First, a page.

Two backs are better than one for Giants

N.Y.'s Barber, Dayne run NFL's best ground game, different styles at 'Skins

Pro Football

September 23, 2000|By Brent Jones | Brent Jones,SUN STAFF

ASHBURN, Va. - After announcing running backs Ron Dayne and Tiki Barber would be co-starters before the season opener, New York Giants coach Jim Fassell didn't get approval from either one.

"Ron told me, `Tiki is the veteran,' " Fassell said. " `He has been here. Go ahead and name him.' "

"Then Tiki said, `Ron is the first-round pick, and I don't need it. Name him.' "

The selfless attitudes re-affirmed Fassell's original decision. Most team don't rotate running backs because one is usually better than the others. But it has worked for the Giants, who lead the NFL in rushing with 562 yards. They will face a sixth-ranked Washington Redskins defense Sunday night at Giants Stadium.

Barber starts, but Dayne comes in as early as the second play, and the two split the position the rest of the game. New York is the only team in the NFC using a true two-man rotation. Dayne has 63 carries for 197 yards and a touchdown this season. Barber has 41 carries for an NFL-leading 326 yards and four touchdowns.

Dayne has 22 more carries because the Giants are more likely to pass with Barber in the game. Barber also has 12 catches this year compared to Dayne's one.

"We're afforded two starters," Barber said. "There is no drop-off when one guy comes in. He helps me out a lot because he wears down defenses. When I get in there, I'm fresh.

"When we drafted Ron, I knew he was going to be a complement to me. We could have gone after Shaun Alexander, who would have been more of a replacement. So I knew there was a role for me."

Which is to get the big play. Barber had a 78-yard touchdown run in the second quarter of the Giants' (3-0) season-opening win over Arizona. He had a 31-yard touchdown run against Philadelphia the next week and a 19-yard run last week at Chicago.

Barber is averaging eight yards a carry, while Dayne is averaging three. Dayne's average may be low for running backs, but he does exactly what Fassell wants - pound on defenses.

Dayne, 5-foot-10, 253 pounds, is 53 pounds heavier than Barber. His job is to knock around defensive linemen, linebackers and safeties in the same manner he did in his four years at Wisconsin with his straight-ahead running style.

That sets up Barber, who likes to run outside the tackles and has good speed in the open field. With a revamped offensive line that has only one returning starter, a revitalized quarterback in Kerry Collins and two dependable receivers in Ike Hilliard and Amani Toomer, the Giants' offense is more potent than it has been in years.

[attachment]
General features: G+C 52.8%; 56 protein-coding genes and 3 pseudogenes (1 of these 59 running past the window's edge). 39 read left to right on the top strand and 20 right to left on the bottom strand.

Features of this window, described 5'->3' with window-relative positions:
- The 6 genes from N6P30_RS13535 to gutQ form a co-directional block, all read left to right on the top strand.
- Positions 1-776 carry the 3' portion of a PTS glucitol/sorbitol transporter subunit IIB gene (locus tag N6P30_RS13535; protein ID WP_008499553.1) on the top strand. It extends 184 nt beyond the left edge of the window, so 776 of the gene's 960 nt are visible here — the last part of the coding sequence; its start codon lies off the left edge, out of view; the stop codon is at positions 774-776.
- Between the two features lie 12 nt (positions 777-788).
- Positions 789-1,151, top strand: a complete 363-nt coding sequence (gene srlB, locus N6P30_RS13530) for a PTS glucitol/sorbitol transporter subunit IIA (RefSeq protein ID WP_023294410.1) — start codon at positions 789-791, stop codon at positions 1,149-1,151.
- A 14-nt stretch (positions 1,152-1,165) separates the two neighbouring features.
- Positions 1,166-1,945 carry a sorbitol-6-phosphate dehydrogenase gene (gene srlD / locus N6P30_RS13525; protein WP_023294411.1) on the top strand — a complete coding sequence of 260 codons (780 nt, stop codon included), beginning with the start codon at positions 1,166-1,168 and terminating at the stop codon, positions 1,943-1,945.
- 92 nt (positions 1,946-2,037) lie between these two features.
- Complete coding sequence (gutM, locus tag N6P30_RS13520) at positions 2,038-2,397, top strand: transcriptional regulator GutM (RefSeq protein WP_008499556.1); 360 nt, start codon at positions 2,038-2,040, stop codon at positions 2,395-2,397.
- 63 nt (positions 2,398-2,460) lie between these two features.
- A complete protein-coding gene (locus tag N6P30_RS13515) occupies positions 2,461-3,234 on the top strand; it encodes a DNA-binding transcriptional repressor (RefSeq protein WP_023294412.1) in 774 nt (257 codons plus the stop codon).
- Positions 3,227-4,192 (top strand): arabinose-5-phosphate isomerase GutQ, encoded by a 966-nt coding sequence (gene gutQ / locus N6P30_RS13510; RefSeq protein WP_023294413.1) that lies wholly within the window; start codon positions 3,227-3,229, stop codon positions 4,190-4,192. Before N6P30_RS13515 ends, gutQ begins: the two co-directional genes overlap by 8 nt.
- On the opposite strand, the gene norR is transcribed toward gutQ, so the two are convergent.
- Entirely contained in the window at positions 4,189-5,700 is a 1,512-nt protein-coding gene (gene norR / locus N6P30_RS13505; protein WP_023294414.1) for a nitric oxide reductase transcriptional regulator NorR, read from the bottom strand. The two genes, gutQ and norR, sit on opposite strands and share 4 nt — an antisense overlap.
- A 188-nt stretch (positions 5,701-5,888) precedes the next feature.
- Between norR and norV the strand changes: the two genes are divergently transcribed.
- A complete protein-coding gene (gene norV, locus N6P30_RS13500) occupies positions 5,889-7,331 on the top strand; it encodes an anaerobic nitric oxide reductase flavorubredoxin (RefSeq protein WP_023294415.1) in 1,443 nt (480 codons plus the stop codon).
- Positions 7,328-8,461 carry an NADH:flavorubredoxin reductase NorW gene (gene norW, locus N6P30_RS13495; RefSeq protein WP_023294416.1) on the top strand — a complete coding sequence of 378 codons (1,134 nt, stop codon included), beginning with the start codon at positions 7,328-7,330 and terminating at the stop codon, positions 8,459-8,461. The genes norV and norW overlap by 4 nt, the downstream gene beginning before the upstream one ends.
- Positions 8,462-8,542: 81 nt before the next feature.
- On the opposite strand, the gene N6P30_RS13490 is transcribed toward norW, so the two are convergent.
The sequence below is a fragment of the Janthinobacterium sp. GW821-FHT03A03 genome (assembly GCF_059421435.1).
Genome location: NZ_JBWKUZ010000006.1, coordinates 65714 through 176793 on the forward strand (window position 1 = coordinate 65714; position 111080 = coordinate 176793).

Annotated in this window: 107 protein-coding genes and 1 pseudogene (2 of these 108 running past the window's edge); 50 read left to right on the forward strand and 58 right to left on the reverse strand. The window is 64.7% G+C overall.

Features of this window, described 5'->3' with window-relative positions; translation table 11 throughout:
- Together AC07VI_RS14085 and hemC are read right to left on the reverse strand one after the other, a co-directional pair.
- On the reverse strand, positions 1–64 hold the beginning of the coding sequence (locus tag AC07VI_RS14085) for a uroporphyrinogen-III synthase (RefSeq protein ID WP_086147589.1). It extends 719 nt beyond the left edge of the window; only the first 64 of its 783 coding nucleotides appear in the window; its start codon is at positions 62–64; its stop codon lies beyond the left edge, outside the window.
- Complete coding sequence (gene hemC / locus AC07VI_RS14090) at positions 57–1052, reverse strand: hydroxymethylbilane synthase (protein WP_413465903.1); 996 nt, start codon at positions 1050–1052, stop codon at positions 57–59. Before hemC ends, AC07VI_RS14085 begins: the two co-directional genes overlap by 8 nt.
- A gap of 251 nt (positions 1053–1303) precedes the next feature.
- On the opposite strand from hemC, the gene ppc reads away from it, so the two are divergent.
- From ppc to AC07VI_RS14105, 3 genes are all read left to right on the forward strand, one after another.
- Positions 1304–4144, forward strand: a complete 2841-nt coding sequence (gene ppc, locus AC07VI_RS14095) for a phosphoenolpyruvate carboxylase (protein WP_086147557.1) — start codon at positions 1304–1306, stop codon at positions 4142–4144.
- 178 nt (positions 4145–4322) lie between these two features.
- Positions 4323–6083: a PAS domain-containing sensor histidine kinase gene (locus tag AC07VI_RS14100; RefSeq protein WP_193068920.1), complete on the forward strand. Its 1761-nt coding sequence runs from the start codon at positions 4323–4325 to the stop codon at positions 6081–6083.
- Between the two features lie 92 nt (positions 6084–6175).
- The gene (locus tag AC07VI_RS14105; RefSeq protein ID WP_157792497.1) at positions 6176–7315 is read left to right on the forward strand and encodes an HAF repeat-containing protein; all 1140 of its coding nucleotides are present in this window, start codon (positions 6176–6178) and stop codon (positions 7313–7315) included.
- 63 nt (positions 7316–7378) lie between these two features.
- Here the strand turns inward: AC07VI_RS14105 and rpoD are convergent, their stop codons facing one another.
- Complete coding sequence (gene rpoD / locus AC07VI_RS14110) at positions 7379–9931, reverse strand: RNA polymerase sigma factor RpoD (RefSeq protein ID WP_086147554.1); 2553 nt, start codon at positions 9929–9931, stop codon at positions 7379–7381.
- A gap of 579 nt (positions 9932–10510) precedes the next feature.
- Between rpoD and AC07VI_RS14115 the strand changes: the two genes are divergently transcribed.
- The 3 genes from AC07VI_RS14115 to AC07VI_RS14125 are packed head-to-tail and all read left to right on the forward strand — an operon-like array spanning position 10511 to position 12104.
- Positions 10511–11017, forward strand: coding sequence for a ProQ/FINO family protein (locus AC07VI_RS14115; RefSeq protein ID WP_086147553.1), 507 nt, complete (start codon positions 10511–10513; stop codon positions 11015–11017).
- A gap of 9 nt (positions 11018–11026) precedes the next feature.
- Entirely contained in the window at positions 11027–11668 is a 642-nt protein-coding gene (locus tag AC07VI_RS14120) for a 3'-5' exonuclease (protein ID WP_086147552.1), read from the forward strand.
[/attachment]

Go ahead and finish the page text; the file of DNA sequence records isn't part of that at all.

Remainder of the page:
"We needed to get better on offense," Fassell said. "We made the improvements, and they're showing.

"Even though we were 0-4 in the preseason, I felt we were a much better football team. And the confidence was building even as we went 0-4, which sounds crazy. But we just went about our business. This team has a very serious approach to the game."

Especially the rotating backs, something Fassell couldn't have envisioned would work so flawlessly.

Barber had been in the league three seasons, but most did not think he was big enough to be an every-down back. The Giants used their first pick to draft Dayne, who won the Heisman Trophy last year but came in with his own set of questions. Dayne started for four years at Wisconsin and set the NCAA Division I-A record for most rushing yards (6,937). But the wear and tear had teams shying away. Dayne became the third running back taken, behind the Ravens' Jamal Lewis and Arizona's Thomas Jones, and No. 11 pick overall.

Since he's only playing half the game now, Dayne wearing down is no longer a concern. Dayne wearing down other defenses is a concern for other teams.

"Ron Dayne choo-choo train, and that is exactly what he does," Redskins defensive tackle Dana Stubblefield said. "We know where they are going. Ron is not going to keep running outside to the perimeter. He is going to bring [the ball] up the middle and run right between their tackles. There is no secret to it.

"With the Giants, [the rotation] is working well. They are mixing them well. They are getting good rush yards."

NOTES: A father and son who worked as groundskeepers at the Redskins' practice facility have filed a lawsuit against owner Daniel Snyder, alleging he defamed them in comments attributed to him in a magazine article.

John Jenkins Sr. and John Jenkins Jr. alleged in the suit that Snyder damaged their reputations and caused them "mental anxiety, emotional distress, embarrassment and humiliation" because of the comments in a Sports Illustrated article in November 1999.

The suit specifically refers to one quote attributed to Snyder: "At Redskin Park, the fields were in bad shape. There were three guys trying to kill the players with their crappy fields, so I brought in the head of the grounds crew at the stadium to oversee the fieldwork. Shame on me for trying to make the fields perfect."

Snyder's spokesman Karl Swanson, declined to comment yesterday, except saying "it's a frivolous lawsuit, and we'll defend this vigorously."

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